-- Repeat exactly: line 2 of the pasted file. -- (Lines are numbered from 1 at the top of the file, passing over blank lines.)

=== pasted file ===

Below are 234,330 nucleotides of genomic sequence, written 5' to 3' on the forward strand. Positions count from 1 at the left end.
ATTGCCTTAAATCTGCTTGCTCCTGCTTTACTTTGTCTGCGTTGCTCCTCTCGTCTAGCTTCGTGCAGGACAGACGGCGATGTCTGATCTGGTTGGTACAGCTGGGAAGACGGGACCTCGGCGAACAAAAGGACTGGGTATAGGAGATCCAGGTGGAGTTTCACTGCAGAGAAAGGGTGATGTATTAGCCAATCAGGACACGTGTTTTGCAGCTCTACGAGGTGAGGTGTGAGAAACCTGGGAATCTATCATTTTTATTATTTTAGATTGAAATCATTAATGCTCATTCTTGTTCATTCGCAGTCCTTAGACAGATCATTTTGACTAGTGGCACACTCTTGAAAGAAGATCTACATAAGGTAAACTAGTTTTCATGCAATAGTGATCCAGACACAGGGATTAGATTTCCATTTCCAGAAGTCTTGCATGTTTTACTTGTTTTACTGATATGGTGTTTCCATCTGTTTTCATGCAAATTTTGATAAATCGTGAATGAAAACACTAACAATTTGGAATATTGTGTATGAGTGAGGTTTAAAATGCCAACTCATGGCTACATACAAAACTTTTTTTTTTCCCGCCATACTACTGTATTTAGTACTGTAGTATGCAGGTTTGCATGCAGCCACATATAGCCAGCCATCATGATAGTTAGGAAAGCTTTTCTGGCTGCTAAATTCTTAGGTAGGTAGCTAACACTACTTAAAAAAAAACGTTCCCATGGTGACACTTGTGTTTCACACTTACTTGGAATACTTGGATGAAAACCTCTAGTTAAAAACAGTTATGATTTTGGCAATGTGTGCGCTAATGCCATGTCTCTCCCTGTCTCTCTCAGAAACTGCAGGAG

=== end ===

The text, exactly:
ATTGCCTTAAATCTGCTTGCTCCTGCTTTACTTTGTCTGCGTTGCTCCTCTCGTCTAGCTTCGTGCAGGACAGACGGCGATGTCTGATCTGGTTGGTACAGCTGGGAAGACGGGACCTCGGCGAACAAAAGGACTGGGTATAGGAGATCCAGGTGGAGTTTCACTGCAGAGAAAGGGTGATGTATTAGCCAATCAGGACACGTGTTTTGCAGCTCTACGAGGTGAGGTGTGAGAAACCTGGGAATCTATCATTTTTATTATTTTAGATTGAAATCATTAATGCTCATTCTTGTTCATTCGCAGTCCTTAGACAGATCATTTTGACTAGTGGCACACTCTTGAAAGAAGATCTACATAAGGTAAACTAGTTTTCATGCAATAGTGATCCAGACACAGGGATTAGATTTCCATTTCCAGAAGTCTTGCATGTTTTACTTGTTTTACTGATATGGTGTTTCCATCTGTTTTCATGCAAATTTTGATAAATCGTGAATGAAAACACTAACAATTTGGAATATTGTGTATGAGTGAGGTTTAAAATGCCAACTCATGGCTACATACAAAACTTTTTTTTTTCCCGCCATACTACTGTATTTAGTACTGTAGTATGCAGGTTTGCATGCAGCCACATATAGCCAGCCATCATGATAGTTAGGAAAGCTTTTCTGGCTGCTAAATTCTTAGGTAGGTAGCTAACACTACTTAAAAAAAAACGTTCCCATGGTGACACTTGTGTTTCACACTTACTTGGAATACTTGGATGAAAACCTCTAGTTAAAAACAGTTATGATTTTGGCAATGTGTGCGCTAATGCCATGTCTCTCCCTGTCTCTCTCAGAAACTGCAGGAG